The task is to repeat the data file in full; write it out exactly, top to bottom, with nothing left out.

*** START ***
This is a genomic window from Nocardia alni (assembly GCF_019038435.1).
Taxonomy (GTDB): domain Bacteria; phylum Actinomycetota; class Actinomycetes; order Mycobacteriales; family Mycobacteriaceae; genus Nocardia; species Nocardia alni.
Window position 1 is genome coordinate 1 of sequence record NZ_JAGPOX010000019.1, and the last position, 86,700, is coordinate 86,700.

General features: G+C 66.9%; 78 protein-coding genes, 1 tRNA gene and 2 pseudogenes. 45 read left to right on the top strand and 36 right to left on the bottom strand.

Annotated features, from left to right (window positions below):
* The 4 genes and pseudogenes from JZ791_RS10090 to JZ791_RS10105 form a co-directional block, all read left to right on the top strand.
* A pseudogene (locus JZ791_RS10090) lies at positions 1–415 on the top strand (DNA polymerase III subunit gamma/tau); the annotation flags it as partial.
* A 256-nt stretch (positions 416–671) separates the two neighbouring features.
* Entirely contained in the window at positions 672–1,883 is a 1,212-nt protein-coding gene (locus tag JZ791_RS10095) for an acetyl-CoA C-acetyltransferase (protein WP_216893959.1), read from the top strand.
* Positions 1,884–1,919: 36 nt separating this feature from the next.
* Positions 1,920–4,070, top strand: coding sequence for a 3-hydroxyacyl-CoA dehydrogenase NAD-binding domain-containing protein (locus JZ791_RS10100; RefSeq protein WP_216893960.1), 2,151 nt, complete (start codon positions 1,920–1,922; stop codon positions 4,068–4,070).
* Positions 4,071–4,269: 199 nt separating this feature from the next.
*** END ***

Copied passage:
This is a genomic window from Nocardia alni (assembly GCF_019038435.1).
Taxonomy (GTDB): domain Bacteria; phylum Actinomycetota; class Actinomycetes; order Mycobacteriales; family Mycobacteriaceae; genus Nocardia; species Nocardia alni.
Window position 1 is genome coordinate 1 of sequence record NZ_JAGPOX010000019.1, and the last position, 86,700, is coordinate 86,700.

General features: G+C 66.9%; 78 protein-coding genes, 1 tRNA gene and 2 pseudogenes. 45 read left to right on the top strand and 36 right to left on the bottom strand.

Annotated features, from left to right (window positions below):
* The 4 genes and pseudogenes from JZ791_RS10090 to JZ791_RS10105 form a co-directional block, all read left to right on the top strand.
* A pseudogene (locus JZ791_RS10090) lies at positions 1–415 on the top strand (DNA polymerase III subunit gamma/tau); the annotation flags it as partial.
* A 256-nt stretch (positions 416–671) separates the two neighbouring features.
* Entirely contained in the window at positions 672–1,883 is a 1,212-nt protein-coding gene (locus tag JZ791_RS10095) for an acetyl-CoA C-acetyltransferase (protein WP_216893959.1), read from the top strand.
* Positions 1,884–1,919: 36 nt separating this feature from the next.
* Positions 1,920–4,070, top strand: coding sequence for a 3-hydroxyacyl-CoA dehydrogenase NAD-binding domain-containing protein (locus JZ791_RS10100; RefSeq protein WP_216893960.1), 2,151 nt, complete (start codon positions 1,920–1,922; stop codon positions 4,068–4,070).
* Positions 4,071–4,269: 199 nt separating this feature from the next.